New York City Taxi Drivers and Owners – Two owner-drivers and two New York City taxi fleets volunteered to be "pioneers" in the Electric Taxi Pilot Program. They will be the most important players in this pilot, keeping the taxis on the road, using the charging infrastructure, and providing TLC and Nissan with feedback so we understand the benefits and challenges of operating electric vehicles as taxis. Their commitment to the pilot program is invaluable.
  Related Managment – Related Management's midtown parking garage is host to one of the city's first electric vehicle quick-chargers. This innovative real estate company has provided an excellent midtown location for taxi drivers to charge mid-shift and is an essential partner in the Electric Taxi Pilot Program.
  Seward Park Cooperative – The Seward Park Co-Op's parking lot is host to one of the city's first electric vehicle quick-chargers. This green-minded co-op has provided an excellent downtown location for taxi drivers to charge mid-shift. They are a valued partner in the Electric Taxi Pilot Program.
  Con Edison – Con Edison has been working with the City throughout the pilot. They were essential to enabling Nissan and the TLC to find sites that have the right power usage profiles to host quick chargers.
  New York Power Authority – The New York Power Authority (NYPA) has provided key funding to help cover energy costs for quick charging.
  US Department of Energy – The United States Department of Energy's Idaho National Lab is assisting the TLC by analyzing data we obtain from the electric taxis. Their analysis will help us understand how electric vehicles perform as New York City taxis relative to other uses. They will help us understand more about battery range and what range would be necessary for various scenarios of a broader rollout of electric vehicles.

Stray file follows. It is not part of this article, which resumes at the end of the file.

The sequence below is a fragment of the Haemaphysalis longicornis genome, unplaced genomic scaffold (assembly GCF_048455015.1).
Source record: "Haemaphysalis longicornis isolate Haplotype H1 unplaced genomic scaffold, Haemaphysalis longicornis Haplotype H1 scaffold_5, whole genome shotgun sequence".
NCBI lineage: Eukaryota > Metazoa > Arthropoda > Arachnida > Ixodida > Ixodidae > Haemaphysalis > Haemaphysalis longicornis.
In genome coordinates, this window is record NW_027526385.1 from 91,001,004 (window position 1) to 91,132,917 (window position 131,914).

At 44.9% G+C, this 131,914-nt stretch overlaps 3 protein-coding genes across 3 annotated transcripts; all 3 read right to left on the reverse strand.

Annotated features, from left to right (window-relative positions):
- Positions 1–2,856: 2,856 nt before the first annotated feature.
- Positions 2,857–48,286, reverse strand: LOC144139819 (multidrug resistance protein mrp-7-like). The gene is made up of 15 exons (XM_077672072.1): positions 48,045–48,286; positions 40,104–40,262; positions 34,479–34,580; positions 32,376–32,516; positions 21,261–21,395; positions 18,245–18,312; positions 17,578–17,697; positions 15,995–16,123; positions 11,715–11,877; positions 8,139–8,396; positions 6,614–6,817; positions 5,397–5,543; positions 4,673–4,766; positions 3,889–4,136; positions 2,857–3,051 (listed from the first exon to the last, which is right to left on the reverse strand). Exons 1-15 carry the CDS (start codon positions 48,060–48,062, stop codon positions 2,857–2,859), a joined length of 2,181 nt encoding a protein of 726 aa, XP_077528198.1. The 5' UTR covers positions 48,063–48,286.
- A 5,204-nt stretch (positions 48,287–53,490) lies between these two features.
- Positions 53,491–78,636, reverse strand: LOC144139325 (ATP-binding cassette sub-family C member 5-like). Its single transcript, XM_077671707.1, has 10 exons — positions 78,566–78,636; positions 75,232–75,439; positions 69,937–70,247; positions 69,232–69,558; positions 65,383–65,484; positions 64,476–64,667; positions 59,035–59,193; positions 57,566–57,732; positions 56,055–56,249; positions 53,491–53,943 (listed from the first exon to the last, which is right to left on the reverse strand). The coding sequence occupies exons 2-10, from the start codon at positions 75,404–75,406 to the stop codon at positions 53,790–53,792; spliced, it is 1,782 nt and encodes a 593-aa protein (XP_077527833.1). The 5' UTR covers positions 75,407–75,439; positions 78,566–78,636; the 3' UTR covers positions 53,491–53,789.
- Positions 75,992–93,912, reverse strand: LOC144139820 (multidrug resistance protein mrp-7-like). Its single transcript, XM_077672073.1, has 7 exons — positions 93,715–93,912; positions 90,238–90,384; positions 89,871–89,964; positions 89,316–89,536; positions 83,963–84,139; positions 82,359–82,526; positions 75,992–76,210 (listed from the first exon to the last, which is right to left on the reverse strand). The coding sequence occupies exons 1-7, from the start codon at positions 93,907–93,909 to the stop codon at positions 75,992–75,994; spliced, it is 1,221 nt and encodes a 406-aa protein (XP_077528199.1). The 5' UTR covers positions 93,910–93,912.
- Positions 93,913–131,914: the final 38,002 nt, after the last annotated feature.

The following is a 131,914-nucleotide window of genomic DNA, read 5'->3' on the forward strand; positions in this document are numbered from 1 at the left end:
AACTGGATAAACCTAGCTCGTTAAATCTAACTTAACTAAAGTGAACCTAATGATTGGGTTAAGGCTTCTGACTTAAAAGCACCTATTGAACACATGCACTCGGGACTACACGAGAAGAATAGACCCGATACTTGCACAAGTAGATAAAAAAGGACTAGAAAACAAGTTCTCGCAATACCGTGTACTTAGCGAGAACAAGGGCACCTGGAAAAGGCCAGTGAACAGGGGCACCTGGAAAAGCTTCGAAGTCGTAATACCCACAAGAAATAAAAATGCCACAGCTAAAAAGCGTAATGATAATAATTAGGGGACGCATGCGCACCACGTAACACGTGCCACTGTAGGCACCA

New York State Energy Research and Development Authority (NYSERDA) – NYSERDA has provided vital funding to assist in the installation of quick chargers.
  NYC Mayor's Office of Long-Term Planning and Sustainability – The Mayor's Office of Long- Term Planning and Sustainability has been working with TLC and Nissan throughout the pilot. They have provided significant expertise that is helping make this a successful pilot program.
  New York City Department of Transportation (NYC DOT) – DOT has assisted the TLC by providing technical advice and support in the installation of quick chargers.
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The Electric Taxi Task Force

In his January 2013 State of the City Address, Mayor Bloomberg called for a one-third electric taxi fleet by 2020. To see what it will take to meet this goal, he commissioned the Long-Term Electric Taxi Task Force. The task force is led by the Taxi and Limousine Commission and is a collaboration between City agencies, the taxi industry, the real estate industry, the Port Authority, and non-profit stakeholders. It is comprised of three committees—a Vehicle Committee, a Charging Infrastructure Committee, and a Taxi Industry Committee--that are researching different issues impacting the broader electrification of the taxi fleet. Task force participants include:

  • The Mayor’s Office of Long-Term Planning & Sustainability
  • Natural Resource Defense Council
  • Con Edison
  • NYC Taxi and Limousine Commission
  • NYC Department of Transportation
  • Real Estate Board of New York
  • Metropolitan Taxi Board of Trade
  • Durst
  • New York Taxi Worker’s Alliance
  • NYC Department of Consumer Affairs
  • Natural Resource Defense Council
  • Port Authority of New York and New Jersey
  • NYC Department of City Planning
The task force is also drawing upon the expertise of various other subject matter experts. The ultimate goal of the Long-Term Taxi Fleet Working Group is to create a report that clarifies the opportunities and challenges of using electric vehicles as taxis and policy recommendations to bring about greater adoption of electric vehicles as taxis.

Although the task force is not directly connected to the Electric Taxi Pilot, in combination the pilot and the task force will enable the City and the taxi industry to know what it would take to bring about broader adoption of electric vehicles as taxis.
Madrigal, Alexis. "The Electric Taxi Company You Could Have Called in 1900."
Atlantic. 15 3 2011: n. page. Web. 19 Mar. 2013.

"Electric Vehicles History Part III."
Electric Vehicle News. N.p.. Web. 19 Mar 2013.

Orlove, Raphael. "How A New York Taxi Company Killed The Electric Car In 1900."
Jalopnik. N.p., 25 1 2012. Web. 19 Mar 2013.

"Electric Vehicle."
The City of New York. Mayor’s Office of Long-Term Planning.

JANUARY 2010. New York City: , 2010. Web.